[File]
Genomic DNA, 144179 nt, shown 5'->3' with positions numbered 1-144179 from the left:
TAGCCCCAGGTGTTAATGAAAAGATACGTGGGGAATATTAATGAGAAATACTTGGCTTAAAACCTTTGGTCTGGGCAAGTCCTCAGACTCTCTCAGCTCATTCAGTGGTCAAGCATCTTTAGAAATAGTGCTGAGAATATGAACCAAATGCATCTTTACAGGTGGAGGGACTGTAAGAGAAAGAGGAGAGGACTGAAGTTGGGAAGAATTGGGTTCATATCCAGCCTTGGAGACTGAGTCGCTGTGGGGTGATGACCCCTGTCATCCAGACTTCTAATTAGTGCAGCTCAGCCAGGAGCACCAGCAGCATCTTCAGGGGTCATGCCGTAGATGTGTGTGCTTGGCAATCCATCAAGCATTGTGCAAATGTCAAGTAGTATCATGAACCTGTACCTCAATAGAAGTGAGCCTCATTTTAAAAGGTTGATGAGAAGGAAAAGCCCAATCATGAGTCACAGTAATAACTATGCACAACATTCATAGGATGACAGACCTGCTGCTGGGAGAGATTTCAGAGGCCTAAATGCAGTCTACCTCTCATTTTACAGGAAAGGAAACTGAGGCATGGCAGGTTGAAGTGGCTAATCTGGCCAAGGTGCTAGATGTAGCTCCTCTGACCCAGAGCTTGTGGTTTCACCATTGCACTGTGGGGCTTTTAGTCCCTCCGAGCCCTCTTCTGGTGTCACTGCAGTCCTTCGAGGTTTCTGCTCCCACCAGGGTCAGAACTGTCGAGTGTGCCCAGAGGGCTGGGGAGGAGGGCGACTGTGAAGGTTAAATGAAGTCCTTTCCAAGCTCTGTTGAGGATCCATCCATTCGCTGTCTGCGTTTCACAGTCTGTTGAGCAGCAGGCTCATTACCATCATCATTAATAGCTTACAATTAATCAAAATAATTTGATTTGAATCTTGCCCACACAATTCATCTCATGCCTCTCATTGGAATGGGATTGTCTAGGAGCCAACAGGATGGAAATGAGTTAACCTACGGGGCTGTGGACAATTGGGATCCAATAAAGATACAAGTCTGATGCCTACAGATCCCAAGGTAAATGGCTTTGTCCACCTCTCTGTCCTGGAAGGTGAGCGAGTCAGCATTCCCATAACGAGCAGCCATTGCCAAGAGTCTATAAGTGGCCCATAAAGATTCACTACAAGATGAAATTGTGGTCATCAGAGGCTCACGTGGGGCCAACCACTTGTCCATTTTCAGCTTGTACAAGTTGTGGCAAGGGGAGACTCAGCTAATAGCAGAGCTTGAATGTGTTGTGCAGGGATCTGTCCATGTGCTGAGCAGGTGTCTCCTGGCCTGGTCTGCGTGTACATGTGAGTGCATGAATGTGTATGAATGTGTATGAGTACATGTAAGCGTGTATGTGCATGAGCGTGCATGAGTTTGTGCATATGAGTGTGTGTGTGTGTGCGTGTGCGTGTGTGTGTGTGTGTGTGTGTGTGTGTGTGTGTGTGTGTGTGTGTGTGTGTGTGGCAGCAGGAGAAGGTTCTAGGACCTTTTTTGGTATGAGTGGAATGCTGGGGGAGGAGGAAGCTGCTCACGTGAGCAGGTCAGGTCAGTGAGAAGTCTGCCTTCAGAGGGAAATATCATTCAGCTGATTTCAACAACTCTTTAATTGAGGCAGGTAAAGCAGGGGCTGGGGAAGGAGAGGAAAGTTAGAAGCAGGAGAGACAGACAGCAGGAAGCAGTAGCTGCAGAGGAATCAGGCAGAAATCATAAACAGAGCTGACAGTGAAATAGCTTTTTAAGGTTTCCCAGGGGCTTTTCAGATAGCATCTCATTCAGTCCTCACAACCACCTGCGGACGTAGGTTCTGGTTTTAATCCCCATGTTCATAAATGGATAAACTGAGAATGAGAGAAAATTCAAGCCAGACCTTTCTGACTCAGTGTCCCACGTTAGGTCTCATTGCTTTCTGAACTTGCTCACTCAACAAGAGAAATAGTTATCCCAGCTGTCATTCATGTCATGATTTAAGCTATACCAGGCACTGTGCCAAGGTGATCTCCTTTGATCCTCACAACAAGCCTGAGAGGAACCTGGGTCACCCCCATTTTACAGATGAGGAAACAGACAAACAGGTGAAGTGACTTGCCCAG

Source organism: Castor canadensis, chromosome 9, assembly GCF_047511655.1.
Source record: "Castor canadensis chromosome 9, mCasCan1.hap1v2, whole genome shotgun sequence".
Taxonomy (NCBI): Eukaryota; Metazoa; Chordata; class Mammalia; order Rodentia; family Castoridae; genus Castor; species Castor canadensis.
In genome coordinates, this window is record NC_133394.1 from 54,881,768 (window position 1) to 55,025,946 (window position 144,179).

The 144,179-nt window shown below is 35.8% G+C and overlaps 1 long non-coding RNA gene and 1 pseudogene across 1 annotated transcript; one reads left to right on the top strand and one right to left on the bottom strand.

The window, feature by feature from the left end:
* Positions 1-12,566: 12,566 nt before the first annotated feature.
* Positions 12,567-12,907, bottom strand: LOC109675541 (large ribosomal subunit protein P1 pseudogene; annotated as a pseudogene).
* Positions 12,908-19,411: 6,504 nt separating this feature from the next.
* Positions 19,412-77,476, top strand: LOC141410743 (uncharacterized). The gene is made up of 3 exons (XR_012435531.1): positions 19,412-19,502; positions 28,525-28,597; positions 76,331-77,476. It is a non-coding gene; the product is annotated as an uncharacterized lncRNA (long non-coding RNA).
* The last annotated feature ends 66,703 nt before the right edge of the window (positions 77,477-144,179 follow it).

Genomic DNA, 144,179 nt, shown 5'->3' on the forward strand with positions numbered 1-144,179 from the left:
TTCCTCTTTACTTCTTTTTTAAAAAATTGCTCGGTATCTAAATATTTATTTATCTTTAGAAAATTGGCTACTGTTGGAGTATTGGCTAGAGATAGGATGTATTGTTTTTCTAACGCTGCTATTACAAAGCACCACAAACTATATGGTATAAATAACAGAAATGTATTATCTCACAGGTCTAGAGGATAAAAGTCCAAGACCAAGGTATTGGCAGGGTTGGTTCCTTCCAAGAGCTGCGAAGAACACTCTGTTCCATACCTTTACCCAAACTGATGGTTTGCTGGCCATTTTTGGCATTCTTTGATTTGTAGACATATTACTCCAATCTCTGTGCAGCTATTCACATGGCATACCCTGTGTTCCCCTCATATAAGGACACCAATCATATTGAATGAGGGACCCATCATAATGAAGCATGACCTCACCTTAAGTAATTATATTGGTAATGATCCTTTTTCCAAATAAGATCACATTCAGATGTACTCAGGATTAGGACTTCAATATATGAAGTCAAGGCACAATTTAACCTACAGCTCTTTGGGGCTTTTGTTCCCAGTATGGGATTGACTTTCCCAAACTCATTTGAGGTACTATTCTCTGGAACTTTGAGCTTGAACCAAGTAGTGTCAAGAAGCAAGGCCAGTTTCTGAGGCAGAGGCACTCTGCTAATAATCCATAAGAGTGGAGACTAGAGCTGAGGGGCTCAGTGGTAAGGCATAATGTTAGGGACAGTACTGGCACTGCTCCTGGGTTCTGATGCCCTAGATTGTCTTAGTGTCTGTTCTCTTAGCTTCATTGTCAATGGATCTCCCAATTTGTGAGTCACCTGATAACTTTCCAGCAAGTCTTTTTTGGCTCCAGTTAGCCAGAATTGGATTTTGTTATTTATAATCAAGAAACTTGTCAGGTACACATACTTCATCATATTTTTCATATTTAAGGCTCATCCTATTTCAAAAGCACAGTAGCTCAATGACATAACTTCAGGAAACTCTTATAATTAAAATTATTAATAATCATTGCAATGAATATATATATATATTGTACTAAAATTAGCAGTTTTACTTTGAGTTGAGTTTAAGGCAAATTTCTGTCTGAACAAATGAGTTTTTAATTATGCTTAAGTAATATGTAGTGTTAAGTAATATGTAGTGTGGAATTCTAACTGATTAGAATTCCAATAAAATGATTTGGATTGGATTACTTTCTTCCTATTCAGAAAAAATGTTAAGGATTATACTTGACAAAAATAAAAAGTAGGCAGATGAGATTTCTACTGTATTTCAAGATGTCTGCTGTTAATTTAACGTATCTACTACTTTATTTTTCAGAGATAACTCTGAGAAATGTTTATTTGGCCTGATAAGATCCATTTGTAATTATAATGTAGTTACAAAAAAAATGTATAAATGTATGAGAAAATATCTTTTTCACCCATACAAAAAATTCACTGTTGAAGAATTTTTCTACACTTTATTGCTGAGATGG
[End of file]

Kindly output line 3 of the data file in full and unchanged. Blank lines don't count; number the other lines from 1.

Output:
Source organism: Castor canadensis, chromosome 9, assembly GCF_047511655.1.